The Manhattan in its most common form is one of the most straightforward classic cocktails — two parts whiskey, one part sweet vermouth, a dash or two of bitters. But that outward simplicity is deceiving. Will it be bourbon or rye, and which bourbon or rye? Then, which vermouth pairs most harmoniously with that whiskey? What will that magic ratio of whiskey to vermouth be? Which little bottle of bitters provides the appropriate accents? Will it all be vigorously shaken or patiently stirred? Garnished with a toxic red "maraschino" cherry (the horrors!) or something more artisanal in nature like the real deal from Italy's Luxardo brand? The minute but meaningful variations are infinite.
The Manhattan has existed for more than 100 years, and its proper makeup has come under intense debate over that time. Some insist there is but one true way. Others are eager to uncover combinations that tug at the equilibrium of sweetness and spice, bright herbal highlights and booming, bitter bass notes. While I'm open to variations, I prefer a rye base. The angular spice of rye contrasts so nicely with the layered bittersweetness of a good vermouth, whereas brown-sugar-y bourbon can lead to a sweet-on-sweet overload.
So what bars in Atlanta hit Manhattan high points? Whose fall flat? For this Smackdown, I took up the task of discovery. The rules were simple. Each bartender was asked for his or her house Manhattan. No white whiskey, no Scotch, no Red Hooks or Rob Roys, or any other of the multitudes of Manhattan relatives that populate bar menus. I wanted to know the specific whiskey and vermouth involved, the technique employed. And I wanted to unearth cocktail enlightenment, a Manhattan moment of eye-closing bliss.
Now, it must be said, any good bartender can tailor a Manhattan to your tastes. But really getting to know what type of Manhattan is your Manhattan takes trial and error. I was amazed at the diversity of approaches found around town. Let the trials begin.
If you like your steak well-done: You would think a great steakhouse like Bone's would make a great Manhattan to match. You'd be wrong. First off, Bones goes to an extreme in its ratio of whiskey to vermouth – 2.75 ounces of Maker's Mark to just 0.25 ounces of Martini & Rossi. That's basically just enough vermouth to ruin a good pour of bourbon. And Bones sticks with Martini & Rossi — it's not bad stuff, but the Cocchi vermouth di Torino and the Carpano Antica vermouths that show up in many of the best Manhattans around town are far more nuanced. Bones also gets lazy with the construction of its drink. My bartender gave the mixing cup a lazy, open-top shake. No stirring, no real shaking either. Then, he topped it off with a standard-issue, industrial-strength cherry (one of only two Manhattans in this Smackdown to do so). Sadly, this rendition is not worthy of the Manhattan name. It's not even worthy of (name-your-least-favorite-New-Jersey-city). While it was the cheapest of all the Manhattans I tried, it was also the worst value. $8.50. 3130 Piedmont Road. 404-237-2663. www.bonesrestaurant.com.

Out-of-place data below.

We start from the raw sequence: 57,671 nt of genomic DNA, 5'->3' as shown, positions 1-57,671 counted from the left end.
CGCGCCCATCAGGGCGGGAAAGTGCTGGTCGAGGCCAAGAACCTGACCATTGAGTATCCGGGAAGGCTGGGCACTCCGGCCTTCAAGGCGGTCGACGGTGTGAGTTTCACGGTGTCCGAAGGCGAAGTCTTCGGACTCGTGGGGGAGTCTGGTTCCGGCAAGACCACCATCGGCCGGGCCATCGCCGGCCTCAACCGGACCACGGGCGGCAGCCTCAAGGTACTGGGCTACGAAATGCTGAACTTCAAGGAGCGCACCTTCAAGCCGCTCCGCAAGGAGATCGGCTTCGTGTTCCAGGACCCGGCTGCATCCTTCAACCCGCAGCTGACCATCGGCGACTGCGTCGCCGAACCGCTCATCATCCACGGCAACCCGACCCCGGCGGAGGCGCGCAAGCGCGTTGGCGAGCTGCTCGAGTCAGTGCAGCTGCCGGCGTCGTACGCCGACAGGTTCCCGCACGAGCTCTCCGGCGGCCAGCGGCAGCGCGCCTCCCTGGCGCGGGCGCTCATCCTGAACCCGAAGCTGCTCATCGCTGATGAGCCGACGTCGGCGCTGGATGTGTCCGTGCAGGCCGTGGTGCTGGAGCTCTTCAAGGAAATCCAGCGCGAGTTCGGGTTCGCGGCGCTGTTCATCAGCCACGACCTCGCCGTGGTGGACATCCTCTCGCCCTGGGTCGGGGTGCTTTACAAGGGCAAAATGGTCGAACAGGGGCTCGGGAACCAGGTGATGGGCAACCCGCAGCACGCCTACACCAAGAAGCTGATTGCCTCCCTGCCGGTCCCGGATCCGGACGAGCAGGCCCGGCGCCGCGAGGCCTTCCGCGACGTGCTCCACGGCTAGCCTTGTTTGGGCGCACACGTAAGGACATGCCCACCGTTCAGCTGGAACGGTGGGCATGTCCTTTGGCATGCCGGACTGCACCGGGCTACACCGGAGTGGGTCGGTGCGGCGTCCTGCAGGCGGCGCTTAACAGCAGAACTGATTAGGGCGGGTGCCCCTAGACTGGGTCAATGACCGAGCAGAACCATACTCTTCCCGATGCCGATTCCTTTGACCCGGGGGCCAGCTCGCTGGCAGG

If you like a lemony herbal edge: Bocado sets its Manhattan apart with a spritz of St. George absinthe in the glass before the stirred drink gets poured in, lending the cocktail a subtle herbal presence, especially through the finish. With a base of High West Double Rye, Carpano Antica vermouth, and a squeeze of lemon peel over the top, Bocado's Manhattan has a drier, lighter feel than most, apropos to the light and airy open bar. $10.50. 887 Howell Mill Road. 404-815-1399. www.bocadoatlanta.com.
If you like smoke-and-mirrors intrigue: The Smoked Manhattan is the house special at Chops. When I asked about it, the bartender noted that it was somewhat polarizing, and that if I didn't like it, she'd be happy to concoct a more standard version. I had to give it a shot. The bar was out of the Four Roses single-barrel bourbon typically used, and subbed in Woodford Reserve. Shaken heartily — the only shaken Manhattan I found — with some Qi black tea liqueur, Carpano Antica, and Fee Brothers barrel-aged bitters, the result was a balanced, frothy concoction, but with a strange finish that reminded me of a cold-remedy combo of hot tea and cough syrup. Sure enough, I asked for a replacement, and the other bartender working the bar commented that he didn't like their Smoked Manhattan either. Chops' standard Manhattan also defaults to Woodford Reserve, comes across as too bourbon-heavy, and loses points for the standard-issue bright red cherry. $10.75. 70 W. Paces Ferry Road. 404-262-2675. www.buckheadrestaurants.com.
If you're down with the old: Barkeep Evan Milliman at Cakes & Ale likes to use well-aged bourbons in his Manhattans. My recent visit turned up a pour of 12-year-old Old Medley — a not-too-common bottle that's a step above typical bar standards such as Woodford Reserve or Maker's Mark. The Cocchi vermouth di Torino that Evan uses works well alongside the smooth sweetness of Old Medley. A long stir over ice before straining keeps things cold and crisp. While Old Medley is only 87 proof, it comes through just a touch strong on the finish. This was my favorite bourbon-based Manhattan in the Smackdown, but because Old Medley retails for $50 a bottle, it also clocked in as the most expensive. $15. 155 Sycamore St. 404-377-7994. www.cakesandalerestaurant.com.
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